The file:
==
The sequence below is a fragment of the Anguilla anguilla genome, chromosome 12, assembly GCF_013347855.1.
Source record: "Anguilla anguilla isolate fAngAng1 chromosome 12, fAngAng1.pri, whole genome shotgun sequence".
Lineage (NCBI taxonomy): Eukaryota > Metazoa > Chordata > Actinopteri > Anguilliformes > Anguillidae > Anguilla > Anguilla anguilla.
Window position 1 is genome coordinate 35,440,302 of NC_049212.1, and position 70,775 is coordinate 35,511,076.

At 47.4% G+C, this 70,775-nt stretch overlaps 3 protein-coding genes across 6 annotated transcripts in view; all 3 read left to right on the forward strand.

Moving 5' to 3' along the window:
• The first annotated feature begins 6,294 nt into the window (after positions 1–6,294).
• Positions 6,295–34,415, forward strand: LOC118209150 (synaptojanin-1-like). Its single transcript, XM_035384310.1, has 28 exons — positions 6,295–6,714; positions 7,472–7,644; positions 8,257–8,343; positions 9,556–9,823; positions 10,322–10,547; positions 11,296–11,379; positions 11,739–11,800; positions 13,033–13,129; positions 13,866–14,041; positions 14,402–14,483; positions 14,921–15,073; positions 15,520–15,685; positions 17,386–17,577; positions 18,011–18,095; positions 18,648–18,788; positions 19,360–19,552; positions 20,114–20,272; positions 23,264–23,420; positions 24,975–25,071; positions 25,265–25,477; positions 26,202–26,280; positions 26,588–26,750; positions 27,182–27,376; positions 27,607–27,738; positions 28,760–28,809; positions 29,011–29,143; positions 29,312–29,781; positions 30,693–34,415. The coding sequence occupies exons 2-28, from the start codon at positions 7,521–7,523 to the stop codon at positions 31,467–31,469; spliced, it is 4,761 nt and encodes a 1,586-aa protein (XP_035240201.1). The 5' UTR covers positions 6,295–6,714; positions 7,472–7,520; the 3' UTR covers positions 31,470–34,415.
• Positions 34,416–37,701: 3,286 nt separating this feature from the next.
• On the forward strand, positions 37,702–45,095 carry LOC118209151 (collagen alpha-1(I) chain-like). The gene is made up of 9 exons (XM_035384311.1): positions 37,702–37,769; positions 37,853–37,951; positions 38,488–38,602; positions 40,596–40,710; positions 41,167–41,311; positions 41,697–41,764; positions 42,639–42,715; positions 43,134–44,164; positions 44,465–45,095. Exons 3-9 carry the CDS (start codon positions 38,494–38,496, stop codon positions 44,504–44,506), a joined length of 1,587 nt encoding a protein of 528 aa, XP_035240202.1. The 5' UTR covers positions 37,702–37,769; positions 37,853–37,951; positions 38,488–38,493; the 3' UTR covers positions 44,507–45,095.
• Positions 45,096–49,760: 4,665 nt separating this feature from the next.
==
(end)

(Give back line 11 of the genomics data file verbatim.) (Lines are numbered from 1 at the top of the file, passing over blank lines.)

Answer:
• Positions 45,096–49,760: 4,665 nt separating this feature from the next.